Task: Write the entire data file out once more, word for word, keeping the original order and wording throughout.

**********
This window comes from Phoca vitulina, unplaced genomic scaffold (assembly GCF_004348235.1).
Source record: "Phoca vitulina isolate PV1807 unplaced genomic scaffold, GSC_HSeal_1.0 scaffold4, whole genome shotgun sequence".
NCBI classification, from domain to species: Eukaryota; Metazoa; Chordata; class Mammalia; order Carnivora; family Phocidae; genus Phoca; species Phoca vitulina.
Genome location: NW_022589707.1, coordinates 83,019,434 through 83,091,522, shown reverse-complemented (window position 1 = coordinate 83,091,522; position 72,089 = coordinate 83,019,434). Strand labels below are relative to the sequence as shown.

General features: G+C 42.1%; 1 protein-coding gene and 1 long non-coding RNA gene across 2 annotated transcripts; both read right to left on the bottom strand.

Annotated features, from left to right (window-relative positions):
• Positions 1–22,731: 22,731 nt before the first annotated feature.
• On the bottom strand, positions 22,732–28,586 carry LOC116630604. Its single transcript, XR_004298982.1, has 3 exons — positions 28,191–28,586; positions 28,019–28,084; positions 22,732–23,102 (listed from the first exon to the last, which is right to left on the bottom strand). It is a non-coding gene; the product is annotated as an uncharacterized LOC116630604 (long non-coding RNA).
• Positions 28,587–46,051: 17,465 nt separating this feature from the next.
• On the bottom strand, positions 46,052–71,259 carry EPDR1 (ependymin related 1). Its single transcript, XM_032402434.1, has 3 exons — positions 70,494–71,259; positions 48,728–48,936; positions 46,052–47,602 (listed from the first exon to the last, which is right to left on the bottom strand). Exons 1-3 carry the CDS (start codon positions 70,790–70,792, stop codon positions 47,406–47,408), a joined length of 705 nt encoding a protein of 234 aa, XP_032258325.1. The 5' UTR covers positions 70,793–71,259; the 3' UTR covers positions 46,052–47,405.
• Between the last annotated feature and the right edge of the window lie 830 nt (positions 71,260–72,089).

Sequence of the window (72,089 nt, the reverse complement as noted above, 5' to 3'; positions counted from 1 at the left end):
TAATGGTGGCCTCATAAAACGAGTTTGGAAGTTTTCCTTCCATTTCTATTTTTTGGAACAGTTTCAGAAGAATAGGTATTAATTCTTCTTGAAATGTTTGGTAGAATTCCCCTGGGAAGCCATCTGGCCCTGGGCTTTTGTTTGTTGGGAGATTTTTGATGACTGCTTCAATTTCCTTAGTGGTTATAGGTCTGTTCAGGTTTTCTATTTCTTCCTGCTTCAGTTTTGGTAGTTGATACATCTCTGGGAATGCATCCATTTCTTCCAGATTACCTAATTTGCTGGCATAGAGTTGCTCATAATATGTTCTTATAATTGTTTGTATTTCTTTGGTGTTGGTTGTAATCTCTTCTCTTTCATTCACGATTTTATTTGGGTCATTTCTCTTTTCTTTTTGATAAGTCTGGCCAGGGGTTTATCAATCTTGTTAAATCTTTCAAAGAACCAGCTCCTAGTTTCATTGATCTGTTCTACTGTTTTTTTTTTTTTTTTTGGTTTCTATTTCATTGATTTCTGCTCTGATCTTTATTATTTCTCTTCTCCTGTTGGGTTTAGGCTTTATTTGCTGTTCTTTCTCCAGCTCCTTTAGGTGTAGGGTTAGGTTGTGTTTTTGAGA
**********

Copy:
This window comes from Phoca vitulina, unplaced genomic scaffold (assembly GCF_004348235.1).
Source record: "Phoca vitulina isolate PV1807 unplaced genomic scaffold, GSC_HSeal_1.0 scaffold4, whole genome shotgun sequence".
NCBI classification, from domain to species: Eukaryota; Metazoa; Chordata; class Mammalia; order Carnivora; family Phocidae; genus Phoca; species Phoca vitulina.
Genome location: NW_022589707.1, coordinates 83,019,434 through 83,091,522, shown reverse-complemented (window position 1 = coordinate 83,091,522; position 72,089 = coordinate 83,019,434). Strand labels below are relative to the sequence as shown.

General features: G+C 42.1%; 1 protein-coding gene and 1 long non-coding RNA gene across 2 annotated transcripts; both read right to left on the bottom strand.

Annotated features, from left to right (window-relative positions):
• Positions 1–22,731: 22,731 nt before the first annotated feature.
• On the bottom strand, positions 22,732–28,586 carry LOC116630604. Its single transcript, XR_004298982.1, has 3 exons — positions 28,191–28,586; positions 28,019–28,084; positions 22,732–23,102 (listed from the first exon to the last, which is right to left on the bottom strand). It is a non-coding gene; the product is annotated as an uncharacterized LOC116630604 (long non-coding RNA).
• Positions 28,587–46,051: 17,465 nt separating this feature from the next.
• On the bottom strand, positions 46,052–71,259 carry EPDR1 (ependymin related 1). Its single transcript, XM_032402434.1, has 3 exons — positions 70,494–71,259; positions 48,728–48,936; positions 46,052–47,602 (listed from the first exon to the last, which is right to left on the bottom strand). Exons 1-3 carry the CDS (start codon positions 70,790–70,792, stop codon positions 47,406–47,408), a joined length of 705 nt encoding a protein of 234 aa, XP_032258325.1. The 5' UTR covers positions 70,793–71,259; the 3' UTR covers positions 46,052–47,405.
• Between the last annotated feature and the right edge of the window lie 830 nt (positions 71,260–72,089).

Sequence of the window (72,089 nt, the reverse complement as noted above, 5' to 3'; positions counted from 1 at the left end):
TAATGGTGGCCTCATAAAACGAGTTTGGAAGTTTTCCTTCCATTTCTATTTTTTGGAACAGTTTCAGAAGAATAGGTATTAATTCTTCTTGAAATGTTTGGTAGAATTCCCCTGGGAAGCCATCTGGCCCTGGGCTTTTGTTTGTTGGGAGATTTTTGATGACTGCTTCAATTTCCTTAGTGGTTATAGGTCTGTTCAGGTTTTCTATTTCTTCCTGCTTCAGTTTTGGTAGTTGATACATCTCTGGGAATGCATCCATTTCTTCCAGATTACCTAATTTGCTGGCATAGAGTTGCTCATAATATGTTCTTATAATTGTTTGTATTTCTTTGGTGTTGGTTGTAATCTCTTCTCTTTCATTCACGATTTTATTTGGGTCATTTCTCTTTTCTTTTTGATAAGTCTGGCCAGGGGTTTATCAATCTTGTTAAATCTTTCAAAGAACCAGCTCCTAGTTTCATTGATCTGTTCTACTGTTTTTTTTTTTTTTTTTGGTTTCTATTTCATTGATTTCTGCTCTGATCTTTATTATTTCTCTTCTCCTGTTGGGTTTAGGCTTTATTTGCTGTTCTTTCTCCAGCTCCTTTAGGTGTAGGGTTAGGTTGTGTTTTTGAGA